depends on the !uality of the data used to produce that information. 'ncorrect data generate incorrect information.
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-. $ccuracy. $ccuracy may be defined as the ration of correct information to the total amount of
information over a period of time. *or e0ample, if only five out of one hundred bank statements are
incorrect, the level of accuracy is ninety9five percent 5E2=8. 'naccurate may be due to human error,
machine malfunctions, or both.
.. imeliness. Fhat is the use of accurate information if it arrives too lateG $ccuracy alone is not
enough. 'nformation must be made available to management in time form decision making.
/. Completeness. +ost managers who have to make decisions are frustrated at having information that is
accurate and timely but incomplete. hey have to be provided with well9integrated facts from different
points in a business in order to have complete information.
1. %elevance. )ftentimes, managers are given more information than they actually need. 'mportant
information, along with relatively useless and redundant data, is often buried in stacks or detailed
reports. +anagers are then faced with the problem of having to draw out the needed information
themselves.

Bata Processing
't is defined as the transformation of raw data into useful information. $ll sectors of society are involved in
data processing. *or e0ample, aeronautical engineers are involved in scientific data processing which computes and
forecasts the position of space crafts. "usinessmen, on the other hand are involved in business data processing.
"usiness data processing is the capture, processing, and storage of data on business activities in order to support
business activities and produce information useful for decision making. he system which performs this function is
called >business data processing system. Bata processing can be done by people with or without the help of a
machine and these are called >manual and electronic data processing.
Fhat is a +anual Bata ProcessingG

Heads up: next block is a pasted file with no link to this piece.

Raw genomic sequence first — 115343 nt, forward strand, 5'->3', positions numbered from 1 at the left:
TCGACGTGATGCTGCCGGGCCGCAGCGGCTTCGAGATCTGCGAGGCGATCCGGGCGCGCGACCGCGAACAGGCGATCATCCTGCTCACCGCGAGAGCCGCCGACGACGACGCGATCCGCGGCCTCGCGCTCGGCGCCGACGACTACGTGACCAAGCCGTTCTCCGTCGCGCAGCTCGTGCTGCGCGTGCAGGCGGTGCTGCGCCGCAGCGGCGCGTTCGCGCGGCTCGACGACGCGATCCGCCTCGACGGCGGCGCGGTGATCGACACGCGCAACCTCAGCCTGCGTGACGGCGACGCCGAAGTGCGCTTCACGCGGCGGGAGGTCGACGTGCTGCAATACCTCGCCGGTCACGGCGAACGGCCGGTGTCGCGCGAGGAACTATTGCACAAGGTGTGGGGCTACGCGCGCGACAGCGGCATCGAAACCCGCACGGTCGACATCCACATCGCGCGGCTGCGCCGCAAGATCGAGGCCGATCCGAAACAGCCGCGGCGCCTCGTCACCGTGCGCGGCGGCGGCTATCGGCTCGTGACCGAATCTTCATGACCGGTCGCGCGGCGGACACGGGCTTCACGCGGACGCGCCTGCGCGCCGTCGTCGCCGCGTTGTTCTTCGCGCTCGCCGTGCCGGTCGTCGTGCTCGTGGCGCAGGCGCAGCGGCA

$ manual data processing is something that one can do all operations from data gathering to information
generation with or without the aid of machines.
Fhat is an &lectronic Bata ProcessingG
$ data processing system that uses a computer is called an electronic data processing (&BP) system. he
computer is an electronic device which operates on its own with minimal human intervention. 'n an &BP system,
the clerk assigned to manually collect, sort, tabulate, and type sales information would only need to enter the sales
information into the computer and push a few buttons. Fithin minutes, after all data have been entered, the sales
report is printed and ready for submission to the sales manager. &BP systems process large volumes of data faster
and more accurately than manual systems.
"asic Bata Processing *unctions
Bata processing system vary widely from firm to firm. he e!uipment and methods that used in data
process will depend on the type of business from its siDe, information needs of its managers, owners, creditors, and
investorsH the funds available to perform the work re!uiredH the volume of dataH and many other factors. %egardless,
of the system used whether from simple manual system to the most sophisticated electronic system. here are
certain steps that must be performed in the processing procedure and these are the followingI
-. )riginating. )riginating means gathering data as business transactions occur. "usiness data can be
gathered through different meansH the most common which is the business form. "usiness forms, or
source documents as they are often called, vary in type. ypical e0amples include sales tickets, time
cards, invoices, and check stubs. "efore the ne0t step is performed, the data on the source document
should be checked to see if they are valid and accurate. 'f its not, therefore, it should be corrected.
.. %ecording. he very act of origination data may also include the function of recording. #owever, in
many instances, this originating is only the initial gathering of data, while recording means entering or
writing data in a formal and somewhat permanent form within a record9keeping system. $ typical
e0ample of this step is entering data manually in general Cournal.
/. Classifying. his function involves in identifying data which have common characteristics and
grouping them together. *or e0ampleI Consumer goods were it can be labeled, classified, and coded
by siDe, color, material, and so on.
1. (orting. )nce data have been classified, they may be arranged into the group or se!uence re!uired.
+anual sorting can be done in various ways. Bata can be physically arranged into groups on the top of
a table, or data can be sorted into a pre9labeled set of pigeonholes or bo0like containers.
2. Jerifying. he careful checking of the recorded data/information for any discrepancy and/or errors.
3. Calculating, comparing, and summariDing. he calculating function uses mathematical computations
involving two or more units of data to produce answers which in themselves are newly created data.
'n data comparison, one data item is compared with another to determine if it is e!ual to, greater than,
or less than the other.
%elated to the calculating function is the summariDing function of data processing. Periodically, there
is a need to determine sums or totals across a given classification of data. )ne good e0ample of these
is total sales for a given period of time. he value of assets owned by the firm, or the total of individual